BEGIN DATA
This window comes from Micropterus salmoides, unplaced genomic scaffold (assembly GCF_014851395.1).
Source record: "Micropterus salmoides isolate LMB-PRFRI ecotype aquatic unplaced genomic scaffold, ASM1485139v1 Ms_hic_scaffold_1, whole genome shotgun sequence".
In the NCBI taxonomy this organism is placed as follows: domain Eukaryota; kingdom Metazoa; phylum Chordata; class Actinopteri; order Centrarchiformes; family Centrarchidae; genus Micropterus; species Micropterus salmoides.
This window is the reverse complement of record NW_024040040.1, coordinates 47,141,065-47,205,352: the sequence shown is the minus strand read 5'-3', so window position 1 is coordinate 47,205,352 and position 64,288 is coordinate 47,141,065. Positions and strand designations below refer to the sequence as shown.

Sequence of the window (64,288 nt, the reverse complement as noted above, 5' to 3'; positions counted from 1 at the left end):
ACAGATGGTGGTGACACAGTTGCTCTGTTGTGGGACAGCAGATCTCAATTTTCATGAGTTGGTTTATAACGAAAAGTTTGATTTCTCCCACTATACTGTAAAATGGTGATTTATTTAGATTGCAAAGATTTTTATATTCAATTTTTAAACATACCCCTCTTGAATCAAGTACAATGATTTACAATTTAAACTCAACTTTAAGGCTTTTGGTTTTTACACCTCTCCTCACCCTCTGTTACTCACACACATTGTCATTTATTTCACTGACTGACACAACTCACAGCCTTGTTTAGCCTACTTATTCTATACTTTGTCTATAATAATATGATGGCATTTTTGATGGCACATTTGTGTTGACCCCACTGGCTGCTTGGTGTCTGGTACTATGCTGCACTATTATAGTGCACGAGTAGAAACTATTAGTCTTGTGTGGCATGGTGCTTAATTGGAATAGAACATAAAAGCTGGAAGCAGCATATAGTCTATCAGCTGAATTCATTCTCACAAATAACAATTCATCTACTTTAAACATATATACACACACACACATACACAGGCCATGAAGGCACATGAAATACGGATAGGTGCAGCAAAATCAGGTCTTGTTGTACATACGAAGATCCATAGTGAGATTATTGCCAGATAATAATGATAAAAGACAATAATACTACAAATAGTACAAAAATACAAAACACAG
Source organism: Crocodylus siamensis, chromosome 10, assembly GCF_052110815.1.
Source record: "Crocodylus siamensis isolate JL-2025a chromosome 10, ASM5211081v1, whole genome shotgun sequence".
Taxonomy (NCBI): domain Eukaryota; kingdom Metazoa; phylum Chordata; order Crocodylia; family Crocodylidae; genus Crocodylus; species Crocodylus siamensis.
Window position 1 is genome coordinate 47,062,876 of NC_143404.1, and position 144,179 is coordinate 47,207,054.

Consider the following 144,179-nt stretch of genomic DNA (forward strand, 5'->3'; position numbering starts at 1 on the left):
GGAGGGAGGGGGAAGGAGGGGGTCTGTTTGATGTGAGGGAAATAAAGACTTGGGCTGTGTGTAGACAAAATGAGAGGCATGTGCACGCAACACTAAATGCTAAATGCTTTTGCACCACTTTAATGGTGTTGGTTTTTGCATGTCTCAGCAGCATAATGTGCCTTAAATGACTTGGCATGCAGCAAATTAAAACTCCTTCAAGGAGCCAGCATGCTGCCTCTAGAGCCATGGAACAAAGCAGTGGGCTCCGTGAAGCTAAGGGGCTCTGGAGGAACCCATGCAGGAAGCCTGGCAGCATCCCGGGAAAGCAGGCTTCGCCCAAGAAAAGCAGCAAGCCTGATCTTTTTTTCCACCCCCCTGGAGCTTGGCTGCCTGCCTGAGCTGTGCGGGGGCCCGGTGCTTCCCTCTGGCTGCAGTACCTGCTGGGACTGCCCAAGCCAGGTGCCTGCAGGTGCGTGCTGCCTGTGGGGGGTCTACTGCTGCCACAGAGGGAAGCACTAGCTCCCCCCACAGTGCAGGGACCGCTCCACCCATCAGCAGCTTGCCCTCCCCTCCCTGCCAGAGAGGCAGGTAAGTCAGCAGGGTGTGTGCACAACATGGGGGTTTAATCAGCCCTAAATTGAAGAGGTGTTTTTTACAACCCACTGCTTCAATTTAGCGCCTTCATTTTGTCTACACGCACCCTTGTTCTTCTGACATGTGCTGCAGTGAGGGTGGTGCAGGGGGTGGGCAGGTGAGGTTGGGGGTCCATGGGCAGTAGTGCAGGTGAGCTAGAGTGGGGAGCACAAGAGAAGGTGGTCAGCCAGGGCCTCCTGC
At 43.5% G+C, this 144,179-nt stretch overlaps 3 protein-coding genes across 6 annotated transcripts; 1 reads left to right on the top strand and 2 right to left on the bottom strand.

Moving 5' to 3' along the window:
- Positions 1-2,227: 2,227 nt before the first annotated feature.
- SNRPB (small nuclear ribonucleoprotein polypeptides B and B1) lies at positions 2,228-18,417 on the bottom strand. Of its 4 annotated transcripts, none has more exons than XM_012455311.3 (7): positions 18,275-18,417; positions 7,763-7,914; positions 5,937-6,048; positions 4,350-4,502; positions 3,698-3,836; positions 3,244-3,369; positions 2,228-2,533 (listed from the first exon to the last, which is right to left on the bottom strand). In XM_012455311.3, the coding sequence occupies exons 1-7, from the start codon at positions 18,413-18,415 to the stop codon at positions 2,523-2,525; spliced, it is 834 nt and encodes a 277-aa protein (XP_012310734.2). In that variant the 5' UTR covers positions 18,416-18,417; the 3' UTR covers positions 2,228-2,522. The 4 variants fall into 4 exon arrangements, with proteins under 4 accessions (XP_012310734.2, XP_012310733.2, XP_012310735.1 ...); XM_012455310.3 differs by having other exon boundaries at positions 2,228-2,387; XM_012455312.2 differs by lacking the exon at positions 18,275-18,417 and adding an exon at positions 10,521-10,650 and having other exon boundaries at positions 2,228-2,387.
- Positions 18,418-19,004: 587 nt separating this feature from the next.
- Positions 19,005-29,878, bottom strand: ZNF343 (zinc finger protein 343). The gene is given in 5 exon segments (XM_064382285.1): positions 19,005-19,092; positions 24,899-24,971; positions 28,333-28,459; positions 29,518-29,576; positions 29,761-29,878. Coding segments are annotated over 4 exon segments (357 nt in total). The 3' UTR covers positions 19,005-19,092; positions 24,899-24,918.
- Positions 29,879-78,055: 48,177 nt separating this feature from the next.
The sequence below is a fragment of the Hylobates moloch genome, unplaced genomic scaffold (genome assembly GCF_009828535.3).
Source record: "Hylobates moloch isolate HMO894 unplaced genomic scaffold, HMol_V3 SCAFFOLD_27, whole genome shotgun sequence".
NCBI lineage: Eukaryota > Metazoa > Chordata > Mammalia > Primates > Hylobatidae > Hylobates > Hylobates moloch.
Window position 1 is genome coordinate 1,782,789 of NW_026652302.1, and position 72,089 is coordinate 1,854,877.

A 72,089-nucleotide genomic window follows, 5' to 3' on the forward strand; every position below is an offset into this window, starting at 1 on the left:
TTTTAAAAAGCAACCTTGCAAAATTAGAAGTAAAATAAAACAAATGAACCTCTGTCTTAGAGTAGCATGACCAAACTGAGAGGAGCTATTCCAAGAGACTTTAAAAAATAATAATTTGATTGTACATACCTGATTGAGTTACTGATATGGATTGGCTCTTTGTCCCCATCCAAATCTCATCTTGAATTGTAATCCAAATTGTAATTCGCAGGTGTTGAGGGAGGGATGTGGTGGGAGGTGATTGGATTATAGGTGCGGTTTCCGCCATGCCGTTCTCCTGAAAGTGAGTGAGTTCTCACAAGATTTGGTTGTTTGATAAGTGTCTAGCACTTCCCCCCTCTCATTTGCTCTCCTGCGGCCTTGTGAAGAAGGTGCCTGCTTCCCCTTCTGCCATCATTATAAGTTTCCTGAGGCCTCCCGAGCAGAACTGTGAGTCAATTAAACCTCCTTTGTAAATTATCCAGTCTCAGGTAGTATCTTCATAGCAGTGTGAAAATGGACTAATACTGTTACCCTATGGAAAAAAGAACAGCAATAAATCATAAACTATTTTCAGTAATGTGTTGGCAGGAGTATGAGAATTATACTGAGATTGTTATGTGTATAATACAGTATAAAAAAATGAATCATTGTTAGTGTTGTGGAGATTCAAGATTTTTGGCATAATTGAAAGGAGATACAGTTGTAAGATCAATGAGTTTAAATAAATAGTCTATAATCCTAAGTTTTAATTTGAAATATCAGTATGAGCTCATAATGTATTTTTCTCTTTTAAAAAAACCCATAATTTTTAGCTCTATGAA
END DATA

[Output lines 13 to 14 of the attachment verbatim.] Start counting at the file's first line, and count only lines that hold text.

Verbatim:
At 43.5% G+C, this 144,179-nt stretch overlaps 3 protein-coding genes across 6 annotated transcripts; 1 reads left to right on the top strand and 2 right to left on the bottom strand.

Moving 5' to 3' along the window: